3. Four kids return to the scene of a legendary school bus massacre that took place over thirty years ago to play a prank on their nerdy classmate.
4. The old, cranky Mr. Kreeg (Brian Cox), who wants nothing to do with Halloween, is paid a visit by an unlikely intruder.
Unlike most anthologies, the stories aren't presented one after another but are instead interwoven like Pulp Fiction, which is much more difficult to pull off and puts an added strain on the writing. Dougherty proves he's more than up to that challenge and the stories come together in surprising ways. The tie that binds them all is Sam (Quinn Lord), a bulbous-headed trick-or-treater with a burlap sack over his head who sporadically appears throughout the tales to punish those who break Halloween's sacred traditions. In appearance and presentation, the pint-sized Sam is an unforgettably iconic character on par with the Freddys and the Jasons of the horror world and every bit as fun. It's so difficult to create a villain that's instantly recognizable but what's most impressive about Sam is that he isn't given much screen time until the end, yet Dougherty makes sure his presence is seen and felt at just the right moments throughout.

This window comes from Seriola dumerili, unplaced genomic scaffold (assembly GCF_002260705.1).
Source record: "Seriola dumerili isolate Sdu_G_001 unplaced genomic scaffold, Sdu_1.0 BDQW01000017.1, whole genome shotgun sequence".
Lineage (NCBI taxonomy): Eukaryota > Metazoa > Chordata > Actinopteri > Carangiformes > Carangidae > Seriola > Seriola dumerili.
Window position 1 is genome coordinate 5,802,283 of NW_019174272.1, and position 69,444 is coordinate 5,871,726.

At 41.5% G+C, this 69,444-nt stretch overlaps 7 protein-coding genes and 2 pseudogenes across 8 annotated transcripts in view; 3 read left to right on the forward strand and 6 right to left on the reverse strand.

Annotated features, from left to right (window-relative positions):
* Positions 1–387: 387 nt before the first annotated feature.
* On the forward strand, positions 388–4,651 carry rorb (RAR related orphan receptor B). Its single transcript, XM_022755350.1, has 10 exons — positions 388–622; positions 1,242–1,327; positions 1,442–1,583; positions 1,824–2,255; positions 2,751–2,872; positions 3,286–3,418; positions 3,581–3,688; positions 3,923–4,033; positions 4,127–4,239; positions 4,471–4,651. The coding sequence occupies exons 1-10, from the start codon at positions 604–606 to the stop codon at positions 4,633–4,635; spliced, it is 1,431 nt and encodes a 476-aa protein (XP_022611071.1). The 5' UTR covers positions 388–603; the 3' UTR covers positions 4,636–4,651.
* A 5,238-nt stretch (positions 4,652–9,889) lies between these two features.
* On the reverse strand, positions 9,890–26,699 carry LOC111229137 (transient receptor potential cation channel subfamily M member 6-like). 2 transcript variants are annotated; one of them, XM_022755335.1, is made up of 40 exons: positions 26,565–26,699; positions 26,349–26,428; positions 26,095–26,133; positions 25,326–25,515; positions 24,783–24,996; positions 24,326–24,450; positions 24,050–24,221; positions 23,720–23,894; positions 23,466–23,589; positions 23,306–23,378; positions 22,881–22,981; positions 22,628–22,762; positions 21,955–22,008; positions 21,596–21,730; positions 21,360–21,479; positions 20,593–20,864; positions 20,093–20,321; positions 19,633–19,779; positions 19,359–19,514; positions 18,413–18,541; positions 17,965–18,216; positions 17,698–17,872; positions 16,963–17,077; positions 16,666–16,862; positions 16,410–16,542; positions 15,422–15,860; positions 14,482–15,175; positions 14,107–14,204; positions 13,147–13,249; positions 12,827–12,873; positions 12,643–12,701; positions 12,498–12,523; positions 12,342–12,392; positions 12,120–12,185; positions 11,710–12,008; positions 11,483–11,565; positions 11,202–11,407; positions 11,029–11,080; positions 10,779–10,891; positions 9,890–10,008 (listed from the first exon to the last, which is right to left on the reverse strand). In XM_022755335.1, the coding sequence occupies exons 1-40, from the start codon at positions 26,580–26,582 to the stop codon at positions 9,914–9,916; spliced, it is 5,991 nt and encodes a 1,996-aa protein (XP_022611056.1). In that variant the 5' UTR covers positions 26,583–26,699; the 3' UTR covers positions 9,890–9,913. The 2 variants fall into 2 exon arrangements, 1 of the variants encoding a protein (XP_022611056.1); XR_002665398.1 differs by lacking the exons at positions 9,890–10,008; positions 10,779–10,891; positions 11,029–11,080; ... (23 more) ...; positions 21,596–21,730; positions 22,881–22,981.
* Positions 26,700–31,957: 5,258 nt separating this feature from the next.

From a storytelling perspective, none of the four tales are break new ground but the style and impact with which they're delivered do. If I had to pick a favorite I'd go with the school bus massacre which features witty, realistic dialogue, strong child performances (especially from Samm Todd as idiot savant Rhonda) and gives us a flashback sequence as terrifying as it is visually stunning. Thanks to cinematographer Glen MacPherson and production designer Mark Freeborn every scene is literally dripping with Halloween and autumn atmosphere.
It's of little surprise that the art director for this film (Tony Wohlgemuth) was also responsible for 2006's Black Christmas remake, which, no matter what you may think of its story, did a far better job than the original in visually capturing the yuletide spirit. He outdoes his work on that here and in a shocking development I couldn't be happier to report, we're not bombarded with the fake-looking CGI and music video slickness that's ruined so many films in this genre over the past few years. It's a welcome throwback to a time when horror filmmakers were smart enough to know that more meant less and you trust enough for the story and characters to be the main attraction. If there's one complaint it's that it only runs a very quick 82 minutes because I wanted even more.